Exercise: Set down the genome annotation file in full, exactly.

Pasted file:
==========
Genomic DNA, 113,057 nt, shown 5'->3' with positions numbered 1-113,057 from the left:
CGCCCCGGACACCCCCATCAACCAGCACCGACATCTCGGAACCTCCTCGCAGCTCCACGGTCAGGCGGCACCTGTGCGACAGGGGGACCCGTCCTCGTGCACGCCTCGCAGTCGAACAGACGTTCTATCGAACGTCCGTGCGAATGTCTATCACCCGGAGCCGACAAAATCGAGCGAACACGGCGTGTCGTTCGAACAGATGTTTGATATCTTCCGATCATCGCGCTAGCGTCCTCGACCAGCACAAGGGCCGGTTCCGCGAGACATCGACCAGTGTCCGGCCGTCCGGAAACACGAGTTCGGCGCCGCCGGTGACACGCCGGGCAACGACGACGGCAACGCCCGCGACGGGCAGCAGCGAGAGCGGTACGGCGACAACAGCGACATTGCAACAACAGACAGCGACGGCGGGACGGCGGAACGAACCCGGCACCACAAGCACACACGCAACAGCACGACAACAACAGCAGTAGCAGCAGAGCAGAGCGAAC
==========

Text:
Genomic DNA, 113,057 nt, shown 5'->3' with positions numbered 1-113,057 from the left:
CGCCCCGGACACCCCCATCAACCAGCACCGACATCTCGGAACCTCCTCGCAGCTCCACGGTCAGGCGGCACCTGTGCGACAGGGGGACCCGTCCTCGTGCACGCCTCGCAGTCGAACAGACGTTCTATCGAACGTCCGTGCGAATGTCTATCACCCGGAGCCGACAAAATCGAGCGAACACGGCGTGTCGTTCGAACAGATGTTTGATATCTTCCGATCATCGCGCTAGCGTCCTCGACCAGCACAAGGGCCGGTTCCGCGAGACATCGACCAGTGTCCGGCCGTCCGGAAACACGAGTTCGGCGCCGCCGGTGACACGCCGGGCAACGACGACGGCAACGCCCGCGACGGGCAGCAGCGAGAGCGGTACGGCGACAACAGCGACATTGCAACAACAGACAGCGACGGCGGGACGGCGGAACGAACCCGGCACCACAAGCACACACGCAACAGCACGACAACAACAGCAGTAGCAGCAGAGCAGAGCGAAC